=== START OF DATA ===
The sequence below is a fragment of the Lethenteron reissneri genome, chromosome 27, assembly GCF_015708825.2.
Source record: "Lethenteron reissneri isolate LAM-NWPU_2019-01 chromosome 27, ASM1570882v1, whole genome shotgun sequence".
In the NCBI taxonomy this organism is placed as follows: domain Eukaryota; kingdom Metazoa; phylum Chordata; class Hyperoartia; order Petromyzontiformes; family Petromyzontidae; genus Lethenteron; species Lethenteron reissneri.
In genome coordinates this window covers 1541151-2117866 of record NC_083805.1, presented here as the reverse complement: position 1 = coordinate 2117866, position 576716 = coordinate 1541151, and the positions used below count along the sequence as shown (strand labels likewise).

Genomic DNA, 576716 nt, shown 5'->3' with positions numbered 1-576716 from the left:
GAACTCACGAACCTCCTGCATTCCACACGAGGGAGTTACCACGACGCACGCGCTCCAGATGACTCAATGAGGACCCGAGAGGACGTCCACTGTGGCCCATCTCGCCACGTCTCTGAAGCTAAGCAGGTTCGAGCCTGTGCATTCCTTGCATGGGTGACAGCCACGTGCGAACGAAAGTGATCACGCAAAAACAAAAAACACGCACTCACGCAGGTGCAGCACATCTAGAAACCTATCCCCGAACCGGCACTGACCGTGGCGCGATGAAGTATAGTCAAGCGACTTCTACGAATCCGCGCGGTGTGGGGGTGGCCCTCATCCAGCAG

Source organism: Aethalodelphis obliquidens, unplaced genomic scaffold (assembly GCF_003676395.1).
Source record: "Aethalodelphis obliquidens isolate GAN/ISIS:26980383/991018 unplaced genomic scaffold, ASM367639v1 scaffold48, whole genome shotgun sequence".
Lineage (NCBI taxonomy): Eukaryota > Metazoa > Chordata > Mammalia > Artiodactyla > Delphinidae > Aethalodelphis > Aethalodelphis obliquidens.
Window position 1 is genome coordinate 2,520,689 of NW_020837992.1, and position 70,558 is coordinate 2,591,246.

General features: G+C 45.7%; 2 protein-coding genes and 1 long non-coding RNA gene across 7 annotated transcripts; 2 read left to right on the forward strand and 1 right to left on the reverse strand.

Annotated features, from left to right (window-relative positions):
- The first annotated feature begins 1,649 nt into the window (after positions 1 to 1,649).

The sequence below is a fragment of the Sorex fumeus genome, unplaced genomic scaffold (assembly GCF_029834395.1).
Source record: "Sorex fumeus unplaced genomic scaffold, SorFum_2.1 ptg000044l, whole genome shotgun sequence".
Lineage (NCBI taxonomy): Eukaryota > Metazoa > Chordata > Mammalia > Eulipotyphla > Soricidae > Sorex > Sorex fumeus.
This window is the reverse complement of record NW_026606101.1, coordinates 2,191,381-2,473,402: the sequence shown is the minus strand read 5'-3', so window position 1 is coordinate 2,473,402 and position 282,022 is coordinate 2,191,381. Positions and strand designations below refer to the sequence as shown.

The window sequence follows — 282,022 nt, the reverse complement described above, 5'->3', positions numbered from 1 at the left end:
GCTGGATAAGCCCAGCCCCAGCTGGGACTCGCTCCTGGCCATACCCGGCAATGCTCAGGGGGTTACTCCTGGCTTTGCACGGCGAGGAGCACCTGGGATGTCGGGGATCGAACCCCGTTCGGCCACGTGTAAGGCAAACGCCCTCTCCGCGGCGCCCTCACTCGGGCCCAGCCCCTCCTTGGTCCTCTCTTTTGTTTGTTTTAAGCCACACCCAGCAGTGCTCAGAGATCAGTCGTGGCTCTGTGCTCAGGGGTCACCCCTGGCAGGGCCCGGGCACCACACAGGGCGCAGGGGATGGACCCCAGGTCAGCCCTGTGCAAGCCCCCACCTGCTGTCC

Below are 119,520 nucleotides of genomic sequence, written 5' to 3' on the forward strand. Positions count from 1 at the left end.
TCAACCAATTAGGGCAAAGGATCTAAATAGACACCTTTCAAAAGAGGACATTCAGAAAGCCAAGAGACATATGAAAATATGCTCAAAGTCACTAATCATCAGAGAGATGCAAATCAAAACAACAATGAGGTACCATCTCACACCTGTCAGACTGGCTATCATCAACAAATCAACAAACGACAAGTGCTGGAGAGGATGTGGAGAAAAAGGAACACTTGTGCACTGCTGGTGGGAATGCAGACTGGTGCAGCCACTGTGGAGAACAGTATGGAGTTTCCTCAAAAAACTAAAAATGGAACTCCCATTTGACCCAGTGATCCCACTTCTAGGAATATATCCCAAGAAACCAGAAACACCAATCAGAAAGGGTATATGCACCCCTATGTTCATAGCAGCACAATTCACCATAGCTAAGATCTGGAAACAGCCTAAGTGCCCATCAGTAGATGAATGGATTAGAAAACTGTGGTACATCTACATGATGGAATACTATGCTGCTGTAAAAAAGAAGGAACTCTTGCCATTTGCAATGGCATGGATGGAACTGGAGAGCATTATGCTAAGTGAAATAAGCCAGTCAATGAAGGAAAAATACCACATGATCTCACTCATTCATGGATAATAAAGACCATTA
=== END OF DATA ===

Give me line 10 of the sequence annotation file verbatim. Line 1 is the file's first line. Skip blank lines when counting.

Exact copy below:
Window position 1 is genome coordinate 2,520,689 of NW_020837992.1, and position 70,558 is coordinate 2,591,246.